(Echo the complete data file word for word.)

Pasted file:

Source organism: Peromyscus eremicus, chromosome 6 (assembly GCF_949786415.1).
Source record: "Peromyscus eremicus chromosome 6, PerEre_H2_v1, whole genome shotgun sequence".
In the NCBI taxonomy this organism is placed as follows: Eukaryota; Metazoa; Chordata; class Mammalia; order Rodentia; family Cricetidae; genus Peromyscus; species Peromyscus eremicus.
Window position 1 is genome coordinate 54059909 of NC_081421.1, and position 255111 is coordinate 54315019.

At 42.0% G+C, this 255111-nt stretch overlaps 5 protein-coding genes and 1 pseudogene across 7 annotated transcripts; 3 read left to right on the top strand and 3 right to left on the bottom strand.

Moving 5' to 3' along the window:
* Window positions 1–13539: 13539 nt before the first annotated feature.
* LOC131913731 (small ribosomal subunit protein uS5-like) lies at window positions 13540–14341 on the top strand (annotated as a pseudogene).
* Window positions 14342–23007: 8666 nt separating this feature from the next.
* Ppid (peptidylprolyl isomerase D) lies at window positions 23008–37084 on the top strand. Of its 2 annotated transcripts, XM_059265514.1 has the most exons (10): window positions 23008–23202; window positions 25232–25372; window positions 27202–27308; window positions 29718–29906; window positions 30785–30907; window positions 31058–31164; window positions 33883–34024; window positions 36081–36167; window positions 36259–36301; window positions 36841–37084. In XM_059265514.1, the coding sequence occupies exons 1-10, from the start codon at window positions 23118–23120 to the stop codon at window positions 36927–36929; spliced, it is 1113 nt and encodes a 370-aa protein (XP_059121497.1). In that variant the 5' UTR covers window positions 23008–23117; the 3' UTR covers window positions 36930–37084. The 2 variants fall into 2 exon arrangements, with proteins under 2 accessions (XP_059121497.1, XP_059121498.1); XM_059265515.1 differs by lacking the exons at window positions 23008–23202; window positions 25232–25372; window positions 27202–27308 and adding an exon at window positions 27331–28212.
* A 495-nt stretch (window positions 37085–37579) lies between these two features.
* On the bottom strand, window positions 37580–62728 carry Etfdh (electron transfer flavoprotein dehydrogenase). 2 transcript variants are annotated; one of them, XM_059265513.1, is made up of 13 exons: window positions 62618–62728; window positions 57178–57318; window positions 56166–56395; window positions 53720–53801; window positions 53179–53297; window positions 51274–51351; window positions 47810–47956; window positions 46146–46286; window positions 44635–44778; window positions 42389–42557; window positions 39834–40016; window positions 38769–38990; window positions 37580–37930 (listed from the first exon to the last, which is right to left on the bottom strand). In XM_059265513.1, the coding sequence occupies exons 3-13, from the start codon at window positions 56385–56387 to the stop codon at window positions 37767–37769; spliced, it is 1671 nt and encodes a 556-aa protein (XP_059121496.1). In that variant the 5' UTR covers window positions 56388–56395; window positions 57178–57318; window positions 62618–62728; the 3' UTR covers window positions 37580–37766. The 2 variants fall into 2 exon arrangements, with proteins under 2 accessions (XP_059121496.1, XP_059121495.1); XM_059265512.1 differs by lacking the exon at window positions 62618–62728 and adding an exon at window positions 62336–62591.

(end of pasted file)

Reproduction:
Source organism: Peromyscus eremicus, chromosome 6 (assembly GCF_949786415.1).
Source record: "Peromyscus eremicus chromosome 6, PerEre_H2_v1, whole genome shotgun sequence".
In the NCBI taxonomy this organism is placed as follows: Eukaryota; Metazoa; Chordata; class Mammalia; order Rodentia; family Cricetidae; genus Peromyscus; species Peromyscus eremicus.
Window position 1 is genome coordinate 54059909 of NC_081421.1, and position 255111 is coordinate 54315019.

At 42.0% G+C, this 255111-nt stretch overlaps 5 protein-coding genes and 1 pseudogene across 7 annotated transcripts; 3 read left to right on the top strand and 3 right to left on the bottom strand.

Moving 5' to 3' along the window:
* Window positions 1–13539: 13539 nt before the first annotated feature.
* LOC131913731 (small ribosomal subunit protein uS5-like) lies at window positions 13540–14341 on the top strand (annotated as a pseudogene).
* Window positions 14342–23007: 8666 nt separating this feature from the next.
* Ppid (peptidylprolyl isomerase D) lies at window positions 23008–37084 on the top strand. Of its 2 annotated transcripts, XM_059265514.1 has the most exons (10): window positions 23008–23202; window positions 25232–25372; window positions 27202–27308; window positions 29718–29906; window positions 30785–30907; window positions 31058–31164; window positions 33883–34024; window positions 36081–36167; window positions 36259–36301; window positions 36841–37084. In XM_059265514.1, the coding sequence occupies exons 1-10, from the start codon at window positions 23118–23120 to the stop codon at window positions 36927–36929; spliced, it is 1113 nt and encodes a 370-aa protein (XP_059121497.1). In that variant the 5' UTR covers window positions 23008–23117; the 3' UTR covers window positions 36930–37084. The 2 variants fall into 2 exon arrangements, with proteins under 2 accessions (XP_059121497.1, XP_059121498.1); XM_059265515.1 differs by lacking the exons at window positions 23008–23202; window positions 25232–25372; window positions 27202–27308 and adding an exon at window positions 27331–28212.
* A 495-nt stretch (window positions 37085–37579) lies between these two features.
* On the bottom strand, window positions 37580–62728 carry Etfdh (electron transfer flavoprotein dehydrogenase). 2 transcript variants are annotated; one of them, XM_059265513.1, is made up of 13 exons: window positions 62618–62728; window positions 57178–57318; window positions 56166–56395; window positions 53720–53801; window positions 53179–53297; window positions 51274–51351; window positions 47810–47956; window positions 46146–46286; window positions 44635–44778; window positions 42389–42557; window positions 39834–40016; window positions 38769–38990; window positions 37580–37930 (listed from the first exon to the last, which is right to left on the bottom strand). In XM_059265513.1, the coding sequence occupies exons 3-13, from the start codon at window positions 56385–56387 to the stop codon at window positions 37767–37769; spliced, it is 1671 nt and encodes a 556-aa protein (XP_059121496.1). In that variant the 5' UTR covers window positions 56388–56395; window positions 57178–57318; window positions 62618–62728; the 3' UTR covers window positions 37580–37766. The 2 variants fall into 2 exon arrangements, with proteins under 2 accessions (XP_059121496.1, XP_059121495.1); XM_059265512.1 differs by lacking the exon at window positions 62618–62728 and adding an exon at window positions 62336–62591.